Local watercolor artist Jenny Medved poses with one of the first pieces she did for her exhibit, Indigenous People. The painting is called "Walking Tall". Her exhibit will be on display at the Keating Center at Ringling College from now through January 27. In 2015 she was named one of ten artists to watch by Watercolor Artist Magazine. Photos by Rachel S. O'Hara

Alumna returns to Ringling College with ‘Indigenous People’

Jenny Medved graduated from Ringling College in 2004. Now, she’s back with her “Indigenous People” watercolor paintings on display in the Patricia Thompson Gallery in the lobby of Keating Hall.

“It’s nice to see it here, where I actually learned to be an artist,” said Medved, who was named one of 10 artists to watch by Watercolor Artist Magazine last year.

The paintings have the fluidity expected with watercolors and details as intricate as those you’d expect to see in photographs.

Medved started the collection with the portrait she calls “Walking Tall.” It shows a Native American man in glasses, wearing what looks like traditional dress, but with medical scrubs as the base of his clothing. She captured the man in a photo several years ago as he was leaving the stage after a performance at the Sarasota Native American Indian Festival.

“I want to document who they are and what they’re doing right now,” Medved said.

Jenny Medved's watercolor painting entitled "Koda & Kiddo" is part of her current gallery exhibit, Indigenous People, which is at Ringling College from Oct 28-Jan 27. In 2015 she was named one of ten artists to watch by Watercolor Artist Magazine. Herald-Tribune staff photo / Rachel S. O'Hara

Jenny Medved’s watercolor painting entitled “Koda & Kiddo” is part of her current gallery exhibit.

In addition to the Native American paintings, the collection includes portraits of Polynesian dancers, crafted from photos Medved took at the Ho’ike Hawaii Hula Competition in Orlando.

“The more I learn about the cultures, they are very similar,” Medved said. “They’re connected to the earth, connected to their families.”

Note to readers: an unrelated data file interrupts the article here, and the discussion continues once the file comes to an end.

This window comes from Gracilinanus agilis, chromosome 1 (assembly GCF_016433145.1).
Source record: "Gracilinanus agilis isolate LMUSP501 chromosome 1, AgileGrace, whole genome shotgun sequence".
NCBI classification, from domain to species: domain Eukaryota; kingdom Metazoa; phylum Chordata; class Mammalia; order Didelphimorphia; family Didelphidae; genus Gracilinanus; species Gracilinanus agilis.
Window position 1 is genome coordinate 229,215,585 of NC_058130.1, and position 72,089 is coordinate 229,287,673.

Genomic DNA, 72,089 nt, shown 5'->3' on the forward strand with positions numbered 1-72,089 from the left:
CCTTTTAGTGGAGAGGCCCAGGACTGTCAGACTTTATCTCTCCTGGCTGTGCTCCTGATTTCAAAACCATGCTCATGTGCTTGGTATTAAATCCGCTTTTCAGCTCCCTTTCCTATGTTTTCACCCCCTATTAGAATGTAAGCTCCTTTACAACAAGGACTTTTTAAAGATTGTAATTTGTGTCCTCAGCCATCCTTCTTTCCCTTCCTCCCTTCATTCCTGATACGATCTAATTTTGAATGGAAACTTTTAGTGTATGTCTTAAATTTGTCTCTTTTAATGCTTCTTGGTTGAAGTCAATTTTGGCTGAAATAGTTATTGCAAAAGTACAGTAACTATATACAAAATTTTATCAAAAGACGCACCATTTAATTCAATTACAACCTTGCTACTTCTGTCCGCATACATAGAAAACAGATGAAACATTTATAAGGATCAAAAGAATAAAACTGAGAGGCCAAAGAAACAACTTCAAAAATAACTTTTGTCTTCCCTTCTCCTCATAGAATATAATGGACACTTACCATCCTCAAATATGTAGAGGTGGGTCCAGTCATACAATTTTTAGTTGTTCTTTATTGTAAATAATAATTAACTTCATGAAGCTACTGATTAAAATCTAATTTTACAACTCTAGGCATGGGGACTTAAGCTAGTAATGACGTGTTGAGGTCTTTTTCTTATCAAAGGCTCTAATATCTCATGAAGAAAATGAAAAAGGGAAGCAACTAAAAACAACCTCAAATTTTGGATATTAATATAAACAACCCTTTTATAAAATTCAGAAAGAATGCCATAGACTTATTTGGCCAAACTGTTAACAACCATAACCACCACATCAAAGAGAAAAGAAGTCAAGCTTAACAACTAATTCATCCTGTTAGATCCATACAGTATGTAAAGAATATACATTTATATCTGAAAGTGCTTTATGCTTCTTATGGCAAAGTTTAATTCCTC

Medved has stopped painting Native American portraits out of respect for the Standing Rock Sioux Tribe fighting the Dakota Access Pipeline. She was inspired when Hawaiian activists joined the cause and hopes one day to do portraits combining the two cultures.

Three of Jenny Medved's paintings of Polynesian children from left to right - Kalia Liliana, Kaiona Ualohekeakuaikaha'ola, and Kamea Noelani - are part of Medved's current exhibit, Indigenous People, at Ringling College running from Oct 28-Jan 27. In 2015 she was named one of ten artists to watch by Watercolor Artist Magazine. Herald-Tribune staff photo / Rachel S. O'Hara

Three of Jenny Medved’s paintings of Polynesian children from left to right – Kalia Liliana, Kaiona Ualohekeakuaikaha’ola, and Kamea Noelani – are part of Medved’s current exhibit.

Medved has Native American roots on both sides of her family. That heritage is symbolized in a red-tailed hawk’s feather she has tattooed on her right forearm. She got the tattoo this summer after finding the feather.

“It was shining in the yard,” Medved said. “I picked it up and I knew something was going to be different. It’s a gift, a message.”

Medved looks at the feather for encouragement. She believes it’s a sign that she made the right decision two years ago to leave her job as an art teacher at IMG Academy to become a full-time artist and spend more time with her boys.

“It reminds me not to give up,” she said.

“Indigenous People” is on display at the Patricia Thompson Gallery through Jan. 27. Medved will exhibit “Indigenous People II” at Art Center Manatee next year.

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